DUNDONALD CASTLE has never made any conspicuous appearance in our national history; but it claims attention, as having been the residence of some of our princes of the house of Stewart. The eminence on which this castle stands is supposed to have given name to the parish of Dundonald. It is situated on the coast of the frith of Clyde, in that division of Ayrshire which has been denominated Kyle, lying between the rivers Doon and Irvine.
This castle gives name to the earldom in the family of Cochrane; but the rising ground on which it stands, with five roods of land adjoining, is all the property in this parish which now pertains to that family. No authentic record can be produced as to the time when the castle was built, or when it was spoiled of its roof, and rendered desolate. A large pile still remains. Its walls are very thick, and built of the whinstone which abounds in the vicinity; the corners are of freestone; the Stuart arms appear on different parts of the building; and the whole has much the form of those castle which were raised in Britain during the twelfth and thirteenth centuries. Opposite to the village and castle is a very beautiful bank of wood, extending near a mile to the north-west.
There seems to be no reason to question the origin which has been assigned to the name of this place, – from the Gaelic Dun, signifying ‘a round hill,’ and secondarily, ‘a fort,’ or ‘fortified hill,’ and Donald, the name of a man. The name may refer to some more ancient fortlet on this eminence, which had been constructed by a person of the name of Donald. About a mile south of Dundonald there are two hill-forts upon two adjoining hills. The manor and parish of Dundonald belonged to Walter, the son of Alan, the first Stewart, who held the whole of the northern half of Kyle, in the beginning of the reign of William the Lion; and it might have been granted to him by David I., or his successor, Malcolm IV. Perhaps the castle of Dundonald was built by the first Walter, who had no appropriate house or castle when he settled in Scotland. “The castle of Dundonald,” says Chalmers, “became the retreat of Robert II., after his retirement from government, upon the death of James, earl of Douglas, at Otterburn, in 1388.” He must, however, before this date have occasionally made this the place of his residence. For Sir John Kennedy, of Dunure, having endowed a chapel adjoining to the burial-place of the parish-church of Maybole, this grant is confirmed by Robert II. at Domdouenald, 4th December, 1371. Robert II., after he ascended the throne, lived much in Dundonald castle, wherein he died in 1390. This event is particularly commemorated by the good prior of St. Serf’s Inch in Lochlevin:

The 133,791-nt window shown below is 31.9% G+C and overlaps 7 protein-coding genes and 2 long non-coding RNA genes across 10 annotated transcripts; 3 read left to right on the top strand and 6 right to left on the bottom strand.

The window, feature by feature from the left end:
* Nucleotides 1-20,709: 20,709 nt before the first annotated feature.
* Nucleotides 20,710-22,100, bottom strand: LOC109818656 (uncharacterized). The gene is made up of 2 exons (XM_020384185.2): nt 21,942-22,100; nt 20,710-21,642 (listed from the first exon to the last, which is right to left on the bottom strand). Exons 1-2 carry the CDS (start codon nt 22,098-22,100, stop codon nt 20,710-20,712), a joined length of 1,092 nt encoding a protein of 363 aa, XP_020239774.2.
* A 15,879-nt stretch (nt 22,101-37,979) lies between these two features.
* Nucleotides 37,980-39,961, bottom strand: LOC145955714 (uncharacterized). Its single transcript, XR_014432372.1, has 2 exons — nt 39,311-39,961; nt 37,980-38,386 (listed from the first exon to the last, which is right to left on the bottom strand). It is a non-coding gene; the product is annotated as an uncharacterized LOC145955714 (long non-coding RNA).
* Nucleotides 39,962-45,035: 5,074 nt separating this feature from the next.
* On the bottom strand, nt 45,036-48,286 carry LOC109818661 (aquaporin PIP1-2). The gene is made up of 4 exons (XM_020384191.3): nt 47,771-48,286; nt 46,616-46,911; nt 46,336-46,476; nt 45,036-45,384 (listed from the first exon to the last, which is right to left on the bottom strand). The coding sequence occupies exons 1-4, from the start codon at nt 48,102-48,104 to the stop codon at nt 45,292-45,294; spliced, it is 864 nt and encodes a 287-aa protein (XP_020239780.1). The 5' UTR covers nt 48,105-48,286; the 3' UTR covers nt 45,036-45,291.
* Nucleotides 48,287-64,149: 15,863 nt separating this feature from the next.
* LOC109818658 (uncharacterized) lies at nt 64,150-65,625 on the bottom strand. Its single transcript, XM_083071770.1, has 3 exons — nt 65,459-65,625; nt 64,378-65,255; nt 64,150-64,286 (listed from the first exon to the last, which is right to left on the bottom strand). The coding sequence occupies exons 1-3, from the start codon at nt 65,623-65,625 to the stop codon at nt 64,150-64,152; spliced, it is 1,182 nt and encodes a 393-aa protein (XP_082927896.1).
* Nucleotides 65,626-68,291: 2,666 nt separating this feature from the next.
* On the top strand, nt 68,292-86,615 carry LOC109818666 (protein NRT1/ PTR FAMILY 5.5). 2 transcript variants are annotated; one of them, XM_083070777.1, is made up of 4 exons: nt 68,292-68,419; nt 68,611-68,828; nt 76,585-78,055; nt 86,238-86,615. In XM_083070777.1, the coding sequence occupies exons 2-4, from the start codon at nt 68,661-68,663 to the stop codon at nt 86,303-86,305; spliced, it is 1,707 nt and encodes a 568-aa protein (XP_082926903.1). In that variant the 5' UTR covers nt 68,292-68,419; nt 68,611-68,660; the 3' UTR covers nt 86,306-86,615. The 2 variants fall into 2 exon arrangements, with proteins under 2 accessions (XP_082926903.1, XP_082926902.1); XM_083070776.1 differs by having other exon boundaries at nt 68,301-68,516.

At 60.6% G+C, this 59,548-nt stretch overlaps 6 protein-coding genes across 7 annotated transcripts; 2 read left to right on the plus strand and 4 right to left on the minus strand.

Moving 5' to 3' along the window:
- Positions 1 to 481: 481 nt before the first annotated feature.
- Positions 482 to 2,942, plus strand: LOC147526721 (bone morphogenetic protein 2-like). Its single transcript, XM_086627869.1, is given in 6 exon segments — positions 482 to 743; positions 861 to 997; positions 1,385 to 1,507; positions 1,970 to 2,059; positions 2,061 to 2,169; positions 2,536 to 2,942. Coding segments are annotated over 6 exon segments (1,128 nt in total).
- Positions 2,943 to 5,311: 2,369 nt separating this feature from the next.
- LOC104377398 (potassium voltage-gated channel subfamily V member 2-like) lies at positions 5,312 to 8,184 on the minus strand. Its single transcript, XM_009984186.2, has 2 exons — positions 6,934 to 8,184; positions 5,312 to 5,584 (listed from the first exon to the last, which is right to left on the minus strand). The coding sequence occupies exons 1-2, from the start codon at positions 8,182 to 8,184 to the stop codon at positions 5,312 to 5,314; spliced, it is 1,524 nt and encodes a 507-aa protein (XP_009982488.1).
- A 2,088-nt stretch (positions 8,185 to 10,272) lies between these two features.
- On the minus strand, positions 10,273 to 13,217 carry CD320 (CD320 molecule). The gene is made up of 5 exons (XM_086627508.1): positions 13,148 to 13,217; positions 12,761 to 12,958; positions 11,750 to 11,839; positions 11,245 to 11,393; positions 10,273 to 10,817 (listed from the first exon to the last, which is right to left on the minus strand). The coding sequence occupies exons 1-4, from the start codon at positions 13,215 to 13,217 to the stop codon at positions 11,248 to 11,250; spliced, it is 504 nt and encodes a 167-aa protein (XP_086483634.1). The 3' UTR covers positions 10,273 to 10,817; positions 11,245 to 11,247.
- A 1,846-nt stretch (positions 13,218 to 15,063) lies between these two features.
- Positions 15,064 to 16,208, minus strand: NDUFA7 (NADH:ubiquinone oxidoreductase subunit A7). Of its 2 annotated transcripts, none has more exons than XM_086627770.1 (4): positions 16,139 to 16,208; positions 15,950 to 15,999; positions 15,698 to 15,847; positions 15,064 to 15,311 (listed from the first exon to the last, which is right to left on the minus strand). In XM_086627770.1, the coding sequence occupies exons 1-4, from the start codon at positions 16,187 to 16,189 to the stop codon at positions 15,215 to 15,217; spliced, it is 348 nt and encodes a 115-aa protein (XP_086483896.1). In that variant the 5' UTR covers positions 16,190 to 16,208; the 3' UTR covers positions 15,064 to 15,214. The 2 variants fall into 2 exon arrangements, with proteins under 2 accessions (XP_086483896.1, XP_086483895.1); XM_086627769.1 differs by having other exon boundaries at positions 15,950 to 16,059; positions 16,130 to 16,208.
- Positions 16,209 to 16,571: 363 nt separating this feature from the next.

The secownd Robert of Scotland Kyng,
As Gow purwaid, maid endyng
At Downdownald in his cuntré.
Of a schort seknes there deyd he.
WYNTOUN, B. ix. c. 10, v. 3.
That in the same fortress, his mild but unfortunate son and successor, Robert III., occasionally resided, may be fairly assumed from the supplies provided for the royal family here. Irvine was the nearest sea-port to Dundonald, and only a few miles distant from it, and there is extant a Compotum of 1396, – in which it is stated, that there was paid to the burgesses of Irvine, in different instalments, for the use of the house of “our Lord the King,” for goods in vessels and other utensils, ordered by the king’s letters under his own seal, £13 3s. 4d.; and to the officers of the king’s house, for their services for that year, £23 18s. 8d. There is another, of the bailies of Irwyn, A. 1398, for money paid for the proper use of “our Lord the King.” This good prince terminated his unhappy reign, April 4th, 1406. According to Pinkerton, this event took place “at the castle of Rothesay in Bute.” In this he is supported by the account given by the continuator of Fordun, and by Skene in his ‘Table of all the Kinges of Scotland.’ But Ruddiman, David Macpherson, and others, give the preference to Wyntoun’s testimony, who says that he died at Dundonald.